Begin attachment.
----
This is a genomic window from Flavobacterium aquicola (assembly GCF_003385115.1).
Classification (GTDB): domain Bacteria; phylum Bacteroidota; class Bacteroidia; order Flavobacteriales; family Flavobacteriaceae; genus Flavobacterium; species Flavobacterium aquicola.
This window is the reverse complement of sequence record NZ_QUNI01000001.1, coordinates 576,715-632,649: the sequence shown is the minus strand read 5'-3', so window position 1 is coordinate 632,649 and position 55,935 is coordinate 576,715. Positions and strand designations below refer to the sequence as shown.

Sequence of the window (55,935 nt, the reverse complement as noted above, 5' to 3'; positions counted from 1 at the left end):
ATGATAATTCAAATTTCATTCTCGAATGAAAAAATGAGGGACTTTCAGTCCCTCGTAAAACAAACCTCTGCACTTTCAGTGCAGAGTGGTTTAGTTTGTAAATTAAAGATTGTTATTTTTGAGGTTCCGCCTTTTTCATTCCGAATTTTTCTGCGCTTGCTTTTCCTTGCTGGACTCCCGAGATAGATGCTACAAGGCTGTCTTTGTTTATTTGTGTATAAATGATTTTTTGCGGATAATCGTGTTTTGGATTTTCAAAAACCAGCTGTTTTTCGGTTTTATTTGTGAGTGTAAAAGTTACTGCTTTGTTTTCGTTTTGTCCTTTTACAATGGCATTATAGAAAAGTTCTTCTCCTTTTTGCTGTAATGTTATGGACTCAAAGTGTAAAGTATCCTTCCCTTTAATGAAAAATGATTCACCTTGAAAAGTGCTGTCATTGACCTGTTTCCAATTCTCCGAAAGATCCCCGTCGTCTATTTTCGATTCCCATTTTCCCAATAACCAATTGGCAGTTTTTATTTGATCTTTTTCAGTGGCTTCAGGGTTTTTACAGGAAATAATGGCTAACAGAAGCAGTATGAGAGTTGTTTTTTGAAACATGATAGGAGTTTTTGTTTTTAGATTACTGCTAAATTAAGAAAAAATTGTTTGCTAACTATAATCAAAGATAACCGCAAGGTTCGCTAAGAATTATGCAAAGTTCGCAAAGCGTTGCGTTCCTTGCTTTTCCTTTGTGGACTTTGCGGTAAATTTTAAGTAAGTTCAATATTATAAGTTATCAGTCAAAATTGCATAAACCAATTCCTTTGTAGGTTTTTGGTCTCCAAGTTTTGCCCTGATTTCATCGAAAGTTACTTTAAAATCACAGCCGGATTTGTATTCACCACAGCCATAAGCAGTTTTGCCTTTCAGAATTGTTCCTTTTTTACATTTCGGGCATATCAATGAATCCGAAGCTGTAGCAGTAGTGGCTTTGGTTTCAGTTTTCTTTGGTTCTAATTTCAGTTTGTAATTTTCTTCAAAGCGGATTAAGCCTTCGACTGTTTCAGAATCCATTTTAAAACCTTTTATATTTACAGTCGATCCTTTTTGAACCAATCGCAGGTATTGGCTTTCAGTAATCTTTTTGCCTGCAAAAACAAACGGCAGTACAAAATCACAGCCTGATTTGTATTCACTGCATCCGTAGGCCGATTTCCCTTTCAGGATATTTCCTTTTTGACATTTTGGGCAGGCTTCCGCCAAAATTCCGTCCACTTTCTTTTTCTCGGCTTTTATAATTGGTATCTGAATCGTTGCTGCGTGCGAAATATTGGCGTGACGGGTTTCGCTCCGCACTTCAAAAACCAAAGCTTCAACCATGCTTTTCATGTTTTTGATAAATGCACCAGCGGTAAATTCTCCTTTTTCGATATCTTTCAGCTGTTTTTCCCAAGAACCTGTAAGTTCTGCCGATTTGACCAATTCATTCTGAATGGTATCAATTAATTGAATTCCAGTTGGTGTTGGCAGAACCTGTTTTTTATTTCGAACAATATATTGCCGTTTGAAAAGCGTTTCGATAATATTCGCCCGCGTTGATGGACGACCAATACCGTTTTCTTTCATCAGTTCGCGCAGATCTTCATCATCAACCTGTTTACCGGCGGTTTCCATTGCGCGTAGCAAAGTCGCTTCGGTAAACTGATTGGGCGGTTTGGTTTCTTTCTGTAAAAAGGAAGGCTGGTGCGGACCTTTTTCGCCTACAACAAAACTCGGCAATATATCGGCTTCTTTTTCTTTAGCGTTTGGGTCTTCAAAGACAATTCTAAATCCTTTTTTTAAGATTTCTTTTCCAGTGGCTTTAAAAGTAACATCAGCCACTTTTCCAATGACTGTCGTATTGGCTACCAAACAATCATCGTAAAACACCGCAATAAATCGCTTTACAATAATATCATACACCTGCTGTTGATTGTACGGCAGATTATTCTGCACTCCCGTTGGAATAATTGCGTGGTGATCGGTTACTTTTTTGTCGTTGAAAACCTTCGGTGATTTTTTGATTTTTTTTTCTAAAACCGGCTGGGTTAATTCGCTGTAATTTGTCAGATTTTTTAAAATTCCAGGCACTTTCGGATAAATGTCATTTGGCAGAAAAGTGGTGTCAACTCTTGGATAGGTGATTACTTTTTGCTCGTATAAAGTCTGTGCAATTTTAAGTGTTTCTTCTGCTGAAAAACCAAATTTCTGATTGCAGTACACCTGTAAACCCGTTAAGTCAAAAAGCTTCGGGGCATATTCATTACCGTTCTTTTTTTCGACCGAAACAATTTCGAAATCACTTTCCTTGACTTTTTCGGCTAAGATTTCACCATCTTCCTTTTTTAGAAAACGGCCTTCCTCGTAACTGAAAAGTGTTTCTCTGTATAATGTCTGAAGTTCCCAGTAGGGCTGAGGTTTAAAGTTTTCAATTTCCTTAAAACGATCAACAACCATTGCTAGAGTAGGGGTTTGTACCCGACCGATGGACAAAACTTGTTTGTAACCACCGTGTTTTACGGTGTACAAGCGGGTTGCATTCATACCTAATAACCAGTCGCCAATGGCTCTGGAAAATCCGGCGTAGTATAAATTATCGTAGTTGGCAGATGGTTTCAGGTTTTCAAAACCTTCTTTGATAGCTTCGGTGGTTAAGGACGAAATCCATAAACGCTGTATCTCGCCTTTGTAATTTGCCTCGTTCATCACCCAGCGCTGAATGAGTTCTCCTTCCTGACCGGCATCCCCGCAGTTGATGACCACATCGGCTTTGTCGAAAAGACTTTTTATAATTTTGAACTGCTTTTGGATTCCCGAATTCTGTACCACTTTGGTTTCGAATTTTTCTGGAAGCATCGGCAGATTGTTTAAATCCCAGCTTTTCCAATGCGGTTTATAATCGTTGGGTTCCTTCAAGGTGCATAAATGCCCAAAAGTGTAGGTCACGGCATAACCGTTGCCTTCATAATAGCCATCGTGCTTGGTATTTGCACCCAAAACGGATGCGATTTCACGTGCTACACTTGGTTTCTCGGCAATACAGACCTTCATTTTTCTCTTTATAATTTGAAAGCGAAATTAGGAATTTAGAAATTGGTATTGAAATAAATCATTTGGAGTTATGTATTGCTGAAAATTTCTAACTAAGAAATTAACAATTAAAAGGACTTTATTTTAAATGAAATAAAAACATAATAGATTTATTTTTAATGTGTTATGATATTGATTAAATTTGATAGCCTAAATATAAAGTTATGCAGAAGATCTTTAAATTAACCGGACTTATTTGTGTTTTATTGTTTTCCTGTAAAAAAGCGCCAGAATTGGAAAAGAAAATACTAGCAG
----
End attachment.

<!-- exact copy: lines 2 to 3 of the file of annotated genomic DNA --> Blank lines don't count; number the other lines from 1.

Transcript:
Classification (GTDB): domain Bacteria; phylum Bacteroidota; class Bacteroidia; order Flavobacteriales; family Flavobacteriaceae; genus Flavobacterium; species Flavobacterium aquicola.
This window is the reverse complement of sequence record NZ_QUNI01000001.1, coordinates 576,715-632,649: the sequence shown is the minus strand read 5'-3', so window position 1 is coordinate 632,649 and position 55,935 is coordinate 576,715. Positions and strand designations below refer to the sequence as shown.